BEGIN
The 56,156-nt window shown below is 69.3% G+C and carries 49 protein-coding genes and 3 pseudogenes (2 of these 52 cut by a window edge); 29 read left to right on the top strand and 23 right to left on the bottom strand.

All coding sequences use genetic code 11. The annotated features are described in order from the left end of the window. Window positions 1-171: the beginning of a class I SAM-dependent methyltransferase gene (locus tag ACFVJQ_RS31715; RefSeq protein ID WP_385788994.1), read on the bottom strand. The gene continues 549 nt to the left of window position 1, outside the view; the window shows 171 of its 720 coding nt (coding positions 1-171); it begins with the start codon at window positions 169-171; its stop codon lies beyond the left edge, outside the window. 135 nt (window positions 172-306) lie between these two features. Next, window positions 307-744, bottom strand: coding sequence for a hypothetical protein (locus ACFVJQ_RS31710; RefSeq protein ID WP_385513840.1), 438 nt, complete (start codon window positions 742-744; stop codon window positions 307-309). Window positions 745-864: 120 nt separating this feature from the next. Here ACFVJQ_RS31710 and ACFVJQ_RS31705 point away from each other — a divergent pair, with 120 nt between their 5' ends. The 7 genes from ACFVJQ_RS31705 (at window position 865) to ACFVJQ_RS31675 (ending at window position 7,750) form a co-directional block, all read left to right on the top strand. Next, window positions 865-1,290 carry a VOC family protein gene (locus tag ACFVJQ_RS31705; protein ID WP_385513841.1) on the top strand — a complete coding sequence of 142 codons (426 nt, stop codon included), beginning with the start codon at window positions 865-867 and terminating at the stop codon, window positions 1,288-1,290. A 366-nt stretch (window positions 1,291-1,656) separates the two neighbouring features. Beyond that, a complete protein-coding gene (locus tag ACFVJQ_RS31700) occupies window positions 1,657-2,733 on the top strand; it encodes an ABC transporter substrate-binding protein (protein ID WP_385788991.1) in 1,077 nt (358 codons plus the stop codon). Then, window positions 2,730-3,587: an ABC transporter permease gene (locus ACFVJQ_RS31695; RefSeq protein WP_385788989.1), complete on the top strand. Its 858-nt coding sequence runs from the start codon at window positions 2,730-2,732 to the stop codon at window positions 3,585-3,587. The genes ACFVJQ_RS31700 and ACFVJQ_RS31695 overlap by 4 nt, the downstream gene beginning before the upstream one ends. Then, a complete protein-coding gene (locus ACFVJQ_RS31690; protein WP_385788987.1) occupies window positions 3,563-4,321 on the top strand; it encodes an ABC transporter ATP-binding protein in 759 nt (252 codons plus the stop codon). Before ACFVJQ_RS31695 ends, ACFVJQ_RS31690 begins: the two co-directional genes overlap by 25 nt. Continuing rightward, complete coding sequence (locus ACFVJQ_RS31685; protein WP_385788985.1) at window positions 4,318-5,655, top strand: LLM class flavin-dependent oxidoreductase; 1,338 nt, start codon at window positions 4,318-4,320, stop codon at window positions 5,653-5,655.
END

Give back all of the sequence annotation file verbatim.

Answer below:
The 56,156-nt window shown below is 69.3% G+C and carries 49 protein-coding genes and 3 pseudogenes (2 of these 52 cut by a window edge); 29 read left to right on the top strand and 23 right to left on the bottom strand.

All coding sequences use genetic code 11. The annotated features are described in order from the left end of the window. Window positions 1-171: the beginning of a class I SAM-dependent methyltransferase gene (locus tag ACFVJQ_RS31715; RefSeq protein ID WP_385788994.1), read on the bottom strand. The gene continues 549 nt to the left of window position 1, outside the view; the window shows 171 of its 720 coding nt (coding positions 1-171); it begins with the start codon at window positions 169-171; its stop codon lies beyond the left edge, outside the window. 135 nt (window positions 172-306) lie between these two features. Next, window positions 307-744, bottom strand: coding sequence for a hypothetical protein (locus ACFVJQ_RS31710; RefSeq protein ID WP_385513840.1), 438 nt, complete (start codon window positions 742-744; stop codon window positions 307-309). Window positions 745-864: 120 nt separating this feature from the next. Here ACFVJQ_RS31710 and ACFVJQ_RS31705 point away from each other — a divergent pair, with 120 nt between their 5' ends. The 7 genes from ACFVJQ_RS31705 (at window position 865) to ACFVJQ_RS31675 (ending at window position 7,750) form a co-directional block, all read left to right on the top strand. Next, window positions 865-1,290 carry a VOC family protein gene (locus tag ACFVJQ_RS31705; protein ID WP_385513841.1) on the top strand — a complete coding sequence of 142 codons (426 nt, stop codon included), beginning with the start codon at window positions 865-867 and terminating at the stop codon, window positions 1,288-1,290. A 366-nt stretch (window positions 1,291-1,656) separates the two neighbouring features. Beyond that, a complete protein-coding gene (locus tag ACFVJQ_RS31700) occupies window positions 1,657-2,733 on the top strand; it encodes an ABC transporter substrate-binding protein (protein ID WP_385788991.1) in 1,077 nt (358 codons plus the stop codon). Then, window positions 2,730-3,587: an ABC transporter permease gene (locus ACFVJQ_RS31695; RefSeq protein WP_385788989.1), complete on the top strand. Its 858-nt coding sequence runs from the start codon at window positions 2,730-2,732 to the stop codon at window positions 3,585-3,587. The genes ACFVJQ_RS31700 and ACFVJQ_RS31695 overlap by 4 nt, the downstream gene beginning before the upstream one ends. Then, a complete protein-coding gene (locus ACFVJQ_RS31690; protein WP_385788987.1) occupies window positions 3,563-4,321 on the top strand; it encodes an ABC transporter ATP-binding protein in 759 nt (252 codons plus the stop codon). Before ACFVJQ_RS31695 ends, ACFVJQ_RS31690 begins: the two co-directional genes overlap by 25 nt. Continuing rightward, complete coding sequence (locus ACFVJQ_RS31685; protein WP_385788985.1) at window positions 4,318-5,655, top strand: LLM class flavin-dependent oxidoreductase; 1,338 nt, start codon at window positions 4,318-4,320, stop codon at window positions 5,653-5,655.